Magazine article The Spectator

All Right for Some

Magazine article The Spectator

All Right for Some

Article excerpt

I LIVE on a council estate in the East End of London. It's not my dream home, but my income won't stretch any further. The property sections of the local papers are dominated by `luxury riverside homes' down the road in Docklands. So it felt like a godsend when, just before Christmas, among the apartments selling for the price of Gloucestershire mansions, I saw an ad for Chessum House, a converted schoolhouse in an up-and-coming part of Hackney, with prices starting at 57,000. The deal is that the buyer provides 60 per cent of the property value and rents the rest from the housing association.

Delighted at finally finding a place I could afford to buy, I got straight on the phone to find out more. My hopes were dashed, however, when the lady in the marketing department found out that I was a journalist. She didn't have anything against hacks in particular, but this oasis in a sea of six-figure prices was reserved for nurses and teachers. I was a victim of the Rise of the Key Workers.

Ten years ago, when my landlord Martin bought the house I live in, things were very different. Tower Hamlets had decided to fill in the space between two Seventies tower blocks with a row of terrace houses. The council sold them at well below market value, and Martin had to bide his time on a waiting list before snapping up one of the last properties available. He wouldn't be able to do the same thing today because he, like me, is not one of the fortunate minority who can claim key worker privilege.

So who are these people who go to the head of the queue for subsidised housing while everyone else is left to fend for themselves on the open market? Announcing the 250 million Starter Home Initiative in December 2000, John Prescott said that it would help `key workers who contribute so much to the quality of life' in London and other areas with high property prices. In practice, that means special treatment for three professions: nurses, teachers and the police. If they work in the right place and aren't employed in the private sector, the government will help them to buy houses.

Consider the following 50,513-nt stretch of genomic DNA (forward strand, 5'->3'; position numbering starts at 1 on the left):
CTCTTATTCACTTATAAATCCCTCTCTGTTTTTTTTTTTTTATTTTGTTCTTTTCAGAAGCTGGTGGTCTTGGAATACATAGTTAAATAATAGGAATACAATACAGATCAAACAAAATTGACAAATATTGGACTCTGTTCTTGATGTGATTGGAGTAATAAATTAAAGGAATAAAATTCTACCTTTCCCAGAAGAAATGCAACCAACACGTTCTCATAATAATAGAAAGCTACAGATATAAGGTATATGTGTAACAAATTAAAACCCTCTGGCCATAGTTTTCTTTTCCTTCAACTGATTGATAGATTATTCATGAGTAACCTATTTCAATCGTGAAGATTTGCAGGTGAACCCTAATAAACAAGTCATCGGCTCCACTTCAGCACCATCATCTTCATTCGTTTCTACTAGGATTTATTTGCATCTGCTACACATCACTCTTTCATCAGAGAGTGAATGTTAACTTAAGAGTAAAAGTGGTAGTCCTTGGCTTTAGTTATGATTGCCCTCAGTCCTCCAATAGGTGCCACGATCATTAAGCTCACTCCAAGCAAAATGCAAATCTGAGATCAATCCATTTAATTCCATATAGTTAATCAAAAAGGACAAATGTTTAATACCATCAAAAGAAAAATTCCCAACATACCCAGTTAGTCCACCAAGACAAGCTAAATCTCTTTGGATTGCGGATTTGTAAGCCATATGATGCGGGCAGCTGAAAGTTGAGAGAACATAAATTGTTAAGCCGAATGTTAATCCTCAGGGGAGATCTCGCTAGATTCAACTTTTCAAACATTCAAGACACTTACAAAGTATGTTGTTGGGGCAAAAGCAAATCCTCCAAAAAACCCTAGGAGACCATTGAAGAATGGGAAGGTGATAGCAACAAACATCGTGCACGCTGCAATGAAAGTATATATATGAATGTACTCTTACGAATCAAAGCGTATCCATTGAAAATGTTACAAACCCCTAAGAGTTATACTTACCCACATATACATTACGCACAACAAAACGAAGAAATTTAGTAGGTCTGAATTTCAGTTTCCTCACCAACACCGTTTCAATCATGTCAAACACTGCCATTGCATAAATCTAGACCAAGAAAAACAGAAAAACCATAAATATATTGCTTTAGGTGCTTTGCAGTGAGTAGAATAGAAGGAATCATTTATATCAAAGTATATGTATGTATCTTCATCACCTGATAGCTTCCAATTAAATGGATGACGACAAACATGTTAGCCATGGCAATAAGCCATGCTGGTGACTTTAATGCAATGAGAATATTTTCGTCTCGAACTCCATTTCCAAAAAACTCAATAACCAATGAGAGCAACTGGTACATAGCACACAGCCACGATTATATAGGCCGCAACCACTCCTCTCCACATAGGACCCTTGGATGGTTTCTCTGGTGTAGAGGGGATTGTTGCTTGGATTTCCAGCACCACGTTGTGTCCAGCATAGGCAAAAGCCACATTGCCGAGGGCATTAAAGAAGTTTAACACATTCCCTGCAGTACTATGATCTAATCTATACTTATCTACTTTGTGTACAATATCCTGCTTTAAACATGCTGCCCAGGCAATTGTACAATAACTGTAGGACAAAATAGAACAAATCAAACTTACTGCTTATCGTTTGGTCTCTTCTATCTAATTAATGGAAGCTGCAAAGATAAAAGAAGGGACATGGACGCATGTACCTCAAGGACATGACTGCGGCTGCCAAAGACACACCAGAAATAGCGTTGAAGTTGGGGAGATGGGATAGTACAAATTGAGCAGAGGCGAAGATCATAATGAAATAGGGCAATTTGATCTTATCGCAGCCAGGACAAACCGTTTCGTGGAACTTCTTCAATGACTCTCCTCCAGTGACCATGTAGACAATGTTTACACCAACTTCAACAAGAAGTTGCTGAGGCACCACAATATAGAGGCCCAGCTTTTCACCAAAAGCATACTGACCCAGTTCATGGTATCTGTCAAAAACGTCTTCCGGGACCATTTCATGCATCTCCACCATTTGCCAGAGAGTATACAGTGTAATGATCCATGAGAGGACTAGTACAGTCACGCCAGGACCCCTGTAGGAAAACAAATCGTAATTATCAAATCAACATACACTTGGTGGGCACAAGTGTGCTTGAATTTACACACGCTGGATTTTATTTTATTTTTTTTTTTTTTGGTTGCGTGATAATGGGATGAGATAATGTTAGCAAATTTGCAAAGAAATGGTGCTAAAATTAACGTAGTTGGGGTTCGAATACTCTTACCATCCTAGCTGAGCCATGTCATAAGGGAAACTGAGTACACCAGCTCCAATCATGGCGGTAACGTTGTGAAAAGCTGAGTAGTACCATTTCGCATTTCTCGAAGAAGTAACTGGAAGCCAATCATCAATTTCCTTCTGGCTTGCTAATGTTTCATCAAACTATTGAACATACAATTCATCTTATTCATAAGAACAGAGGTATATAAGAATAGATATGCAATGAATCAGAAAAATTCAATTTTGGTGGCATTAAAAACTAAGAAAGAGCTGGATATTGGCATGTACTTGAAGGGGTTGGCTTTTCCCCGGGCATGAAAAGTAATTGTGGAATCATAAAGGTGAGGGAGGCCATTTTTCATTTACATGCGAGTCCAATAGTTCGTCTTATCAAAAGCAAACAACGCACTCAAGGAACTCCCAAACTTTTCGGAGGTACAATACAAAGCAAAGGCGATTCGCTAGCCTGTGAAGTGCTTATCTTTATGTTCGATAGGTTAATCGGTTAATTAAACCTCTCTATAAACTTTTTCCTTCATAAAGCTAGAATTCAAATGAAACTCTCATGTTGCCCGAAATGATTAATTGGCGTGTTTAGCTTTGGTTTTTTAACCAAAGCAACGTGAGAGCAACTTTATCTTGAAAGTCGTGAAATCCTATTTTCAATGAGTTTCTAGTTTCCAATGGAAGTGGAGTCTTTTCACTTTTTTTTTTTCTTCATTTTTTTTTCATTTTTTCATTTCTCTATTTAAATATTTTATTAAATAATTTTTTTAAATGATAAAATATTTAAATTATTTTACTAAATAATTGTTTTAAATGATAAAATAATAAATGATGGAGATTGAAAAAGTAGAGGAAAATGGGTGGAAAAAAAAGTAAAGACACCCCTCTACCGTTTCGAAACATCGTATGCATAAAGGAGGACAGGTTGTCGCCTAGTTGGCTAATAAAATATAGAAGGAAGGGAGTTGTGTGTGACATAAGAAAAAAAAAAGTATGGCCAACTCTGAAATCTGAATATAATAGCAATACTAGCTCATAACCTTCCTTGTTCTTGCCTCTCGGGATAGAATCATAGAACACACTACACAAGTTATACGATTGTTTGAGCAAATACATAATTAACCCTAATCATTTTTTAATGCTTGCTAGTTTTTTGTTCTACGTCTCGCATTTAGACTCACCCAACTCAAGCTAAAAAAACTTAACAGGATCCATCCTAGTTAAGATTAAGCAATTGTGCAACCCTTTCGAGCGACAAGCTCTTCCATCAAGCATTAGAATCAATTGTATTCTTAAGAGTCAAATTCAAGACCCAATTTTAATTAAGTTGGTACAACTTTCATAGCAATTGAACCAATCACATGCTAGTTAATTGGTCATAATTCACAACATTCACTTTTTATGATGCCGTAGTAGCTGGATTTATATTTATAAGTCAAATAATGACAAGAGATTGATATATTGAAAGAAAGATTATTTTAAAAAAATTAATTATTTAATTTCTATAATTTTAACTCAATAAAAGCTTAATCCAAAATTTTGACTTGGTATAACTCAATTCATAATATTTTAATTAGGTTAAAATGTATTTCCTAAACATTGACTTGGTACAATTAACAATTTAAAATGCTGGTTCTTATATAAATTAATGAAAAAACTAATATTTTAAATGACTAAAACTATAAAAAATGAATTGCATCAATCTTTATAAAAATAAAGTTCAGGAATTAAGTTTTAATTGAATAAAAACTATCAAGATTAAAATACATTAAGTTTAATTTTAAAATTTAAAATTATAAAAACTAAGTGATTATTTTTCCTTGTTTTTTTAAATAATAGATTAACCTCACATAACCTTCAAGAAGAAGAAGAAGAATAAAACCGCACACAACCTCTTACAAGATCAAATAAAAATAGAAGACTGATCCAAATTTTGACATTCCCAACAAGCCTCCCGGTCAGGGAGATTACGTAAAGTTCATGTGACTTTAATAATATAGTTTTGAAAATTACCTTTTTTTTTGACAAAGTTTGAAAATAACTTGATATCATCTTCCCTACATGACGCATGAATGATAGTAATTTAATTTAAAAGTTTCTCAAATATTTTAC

The government initiative has so far allocated 230 million to various companies promising to create homes for key workers. A consortium named Keys to the Capital grabbed the largest slice of the pie: 1125.5 million to provide equity loans for the house-hunting fonctionnaires of London. Here is how equity loans work. Suppose a policeman wants to buy a flat for 100,000. He puts up 75,000, probably through a mortgage. Keys to the Capital provides an equity loan for the remaining 25,000. If the policeman sells the flat, he has to pay back 25 per cent of the sale price; so if the property doubles in value, he keeps 150,000.

The Housing Corporation has published a meticulous list prescribing the exact configuration of each scheme. For example, Moat Home Ownership Limited is to accommodate 15 teachers and 14 nurses in Canterbury. This is not micromanaging the property market so much as nanomanaging it; they practically stipulate who lives next door to whom and what colour to paint the front door. Discrimination in favour of key workers is wrong for three reasons. First, it means that the government is giving preferential treatment to employees of the state. Private nurses and independent school teachers, not to mention countless others in the same income bracket, are treated as second-class citizens. …

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